Peel then shred sweet potato and onion, mix together with the rest of the ingredients. Heat up a heavy bottom pan (I prefer cast iron) with 1/4 – 1/2 inch of oil on medium high. I used grape seed oil, it has a very high smoking point, great for frying. Scoop mixture into pan (about 1/4 – 1/3 cup per portion), try to spread out mixture to about 4 inch in diameter, it should be a thin layer. When edges turn golden brown (3mins?), flip and cook until bottom is browned. Drain on paper towels. Add more oil in pan when needed. They should be crispy on the edges and tender inside. You can also keep them warm in the over while frying up more.

I think used half the mixture (made about 8) and then refrigerated the rest to use the next day.

lina-sm -L

July 22, 2009 at 5:04 am Leave a comment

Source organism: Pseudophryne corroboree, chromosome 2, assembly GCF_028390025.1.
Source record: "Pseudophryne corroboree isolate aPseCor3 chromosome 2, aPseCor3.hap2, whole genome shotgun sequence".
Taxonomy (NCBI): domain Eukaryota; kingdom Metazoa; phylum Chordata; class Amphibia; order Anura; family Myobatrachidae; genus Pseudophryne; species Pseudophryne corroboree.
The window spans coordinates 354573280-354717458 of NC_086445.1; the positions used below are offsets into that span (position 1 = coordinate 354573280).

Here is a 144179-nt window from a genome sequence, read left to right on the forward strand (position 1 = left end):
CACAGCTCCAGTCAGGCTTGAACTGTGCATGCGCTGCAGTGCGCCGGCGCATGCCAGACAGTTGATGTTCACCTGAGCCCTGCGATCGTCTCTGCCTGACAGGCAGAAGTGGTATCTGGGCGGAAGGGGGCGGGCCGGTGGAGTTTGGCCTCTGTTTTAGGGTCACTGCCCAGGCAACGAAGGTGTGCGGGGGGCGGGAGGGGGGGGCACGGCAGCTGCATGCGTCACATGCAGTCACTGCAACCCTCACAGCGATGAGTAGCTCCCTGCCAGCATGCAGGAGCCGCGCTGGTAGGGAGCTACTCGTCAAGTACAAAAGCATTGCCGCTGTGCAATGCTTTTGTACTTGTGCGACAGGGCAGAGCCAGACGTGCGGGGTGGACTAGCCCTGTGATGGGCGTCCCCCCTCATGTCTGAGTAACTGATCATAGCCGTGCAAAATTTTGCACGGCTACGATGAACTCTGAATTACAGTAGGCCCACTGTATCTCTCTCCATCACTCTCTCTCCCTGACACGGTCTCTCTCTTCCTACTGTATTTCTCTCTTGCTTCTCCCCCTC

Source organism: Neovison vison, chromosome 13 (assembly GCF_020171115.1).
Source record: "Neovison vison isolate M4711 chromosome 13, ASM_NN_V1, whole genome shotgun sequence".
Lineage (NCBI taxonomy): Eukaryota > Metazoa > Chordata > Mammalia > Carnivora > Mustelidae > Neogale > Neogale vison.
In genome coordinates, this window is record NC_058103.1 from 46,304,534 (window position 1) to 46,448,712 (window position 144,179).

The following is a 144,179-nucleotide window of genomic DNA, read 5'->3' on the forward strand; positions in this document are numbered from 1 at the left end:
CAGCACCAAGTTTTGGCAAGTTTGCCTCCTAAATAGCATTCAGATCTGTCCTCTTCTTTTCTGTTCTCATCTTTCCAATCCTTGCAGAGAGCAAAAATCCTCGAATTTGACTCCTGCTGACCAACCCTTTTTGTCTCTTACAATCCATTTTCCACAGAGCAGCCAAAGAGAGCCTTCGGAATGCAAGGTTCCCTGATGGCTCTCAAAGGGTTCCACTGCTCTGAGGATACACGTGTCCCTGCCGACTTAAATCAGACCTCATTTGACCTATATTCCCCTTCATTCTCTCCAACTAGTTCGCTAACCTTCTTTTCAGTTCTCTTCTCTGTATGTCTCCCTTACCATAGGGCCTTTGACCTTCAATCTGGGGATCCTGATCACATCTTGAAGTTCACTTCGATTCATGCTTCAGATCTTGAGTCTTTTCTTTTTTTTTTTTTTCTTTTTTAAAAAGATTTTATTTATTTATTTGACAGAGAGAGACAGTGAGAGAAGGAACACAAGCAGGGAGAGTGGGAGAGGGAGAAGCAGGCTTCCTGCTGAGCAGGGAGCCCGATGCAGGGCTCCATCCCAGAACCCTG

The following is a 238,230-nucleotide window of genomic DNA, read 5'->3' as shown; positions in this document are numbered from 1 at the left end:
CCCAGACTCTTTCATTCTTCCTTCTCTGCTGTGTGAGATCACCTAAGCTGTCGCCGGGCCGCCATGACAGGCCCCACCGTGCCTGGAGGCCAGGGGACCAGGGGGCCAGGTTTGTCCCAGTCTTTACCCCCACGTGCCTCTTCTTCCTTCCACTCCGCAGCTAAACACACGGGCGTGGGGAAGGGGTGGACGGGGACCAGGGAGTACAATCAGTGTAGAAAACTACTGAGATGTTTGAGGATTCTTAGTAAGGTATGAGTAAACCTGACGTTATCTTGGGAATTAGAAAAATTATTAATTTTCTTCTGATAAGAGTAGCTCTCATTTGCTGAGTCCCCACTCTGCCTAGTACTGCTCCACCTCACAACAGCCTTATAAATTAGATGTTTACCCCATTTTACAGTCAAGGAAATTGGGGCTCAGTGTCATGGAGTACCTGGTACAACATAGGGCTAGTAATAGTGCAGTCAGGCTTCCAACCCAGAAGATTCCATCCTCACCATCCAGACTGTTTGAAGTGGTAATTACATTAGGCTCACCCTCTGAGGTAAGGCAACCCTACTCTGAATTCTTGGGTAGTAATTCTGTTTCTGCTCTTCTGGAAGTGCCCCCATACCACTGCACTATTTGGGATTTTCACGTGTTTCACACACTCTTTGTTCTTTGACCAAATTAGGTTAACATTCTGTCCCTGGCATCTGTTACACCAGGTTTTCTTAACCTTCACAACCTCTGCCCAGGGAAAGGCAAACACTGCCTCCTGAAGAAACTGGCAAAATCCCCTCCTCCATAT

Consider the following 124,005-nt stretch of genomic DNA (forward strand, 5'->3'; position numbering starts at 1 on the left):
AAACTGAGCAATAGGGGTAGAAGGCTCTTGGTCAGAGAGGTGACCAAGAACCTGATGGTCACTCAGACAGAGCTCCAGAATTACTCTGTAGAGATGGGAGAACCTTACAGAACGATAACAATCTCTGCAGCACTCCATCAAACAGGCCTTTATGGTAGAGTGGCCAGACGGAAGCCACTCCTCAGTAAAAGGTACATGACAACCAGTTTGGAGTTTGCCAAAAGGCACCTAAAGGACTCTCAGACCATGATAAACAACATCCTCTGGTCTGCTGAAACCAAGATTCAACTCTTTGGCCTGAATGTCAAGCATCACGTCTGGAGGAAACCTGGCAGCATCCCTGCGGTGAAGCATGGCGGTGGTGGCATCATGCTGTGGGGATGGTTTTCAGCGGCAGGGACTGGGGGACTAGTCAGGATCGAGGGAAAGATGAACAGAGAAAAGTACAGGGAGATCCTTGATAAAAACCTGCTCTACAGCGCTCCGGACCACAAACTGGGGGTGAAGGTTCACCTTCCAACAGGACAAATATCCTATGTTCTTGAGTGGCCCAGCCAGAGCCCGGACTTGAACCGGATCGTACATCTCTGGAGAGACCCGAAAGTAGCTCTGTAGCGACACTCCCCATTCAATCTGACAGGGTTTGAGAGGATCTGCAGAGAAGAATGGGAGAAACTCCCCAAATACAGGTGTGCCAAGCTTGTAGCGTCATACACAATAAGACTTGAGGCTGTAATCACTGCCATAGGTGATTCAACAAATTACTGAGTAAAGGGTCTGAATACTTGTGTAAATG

Scallion and potatoes

sppan2(before baking)

Here I just threw some red scallions and red potatoes together into the oven. It’s really simple and tasty. The scallions really permeate the potatoes and the olive oil.  Spring onions are in season so this would also take advantage of them and the weather (being not too warm to use the oven).

  • 2lb red bliss potatoes 
  • 1 bunch of scallions or 1 spring onion
  • olive oil
  • salt and pepper

Preheat oven to 450. Cut potatoes into 4ths or 8ths depending on size. Slice scallions on the diagonal into long pieces.  Toss together with a few tablespoons of olive oil, few dashes of salt and pepper in a baking dish or cast iron pan. Bake for 25mins or till potatoes are done.

 

spscallion

sppotato1

sppan1

lina-sm-L

April 1, 2009 at 6:32 am 2 comments

Tomato salad from the garden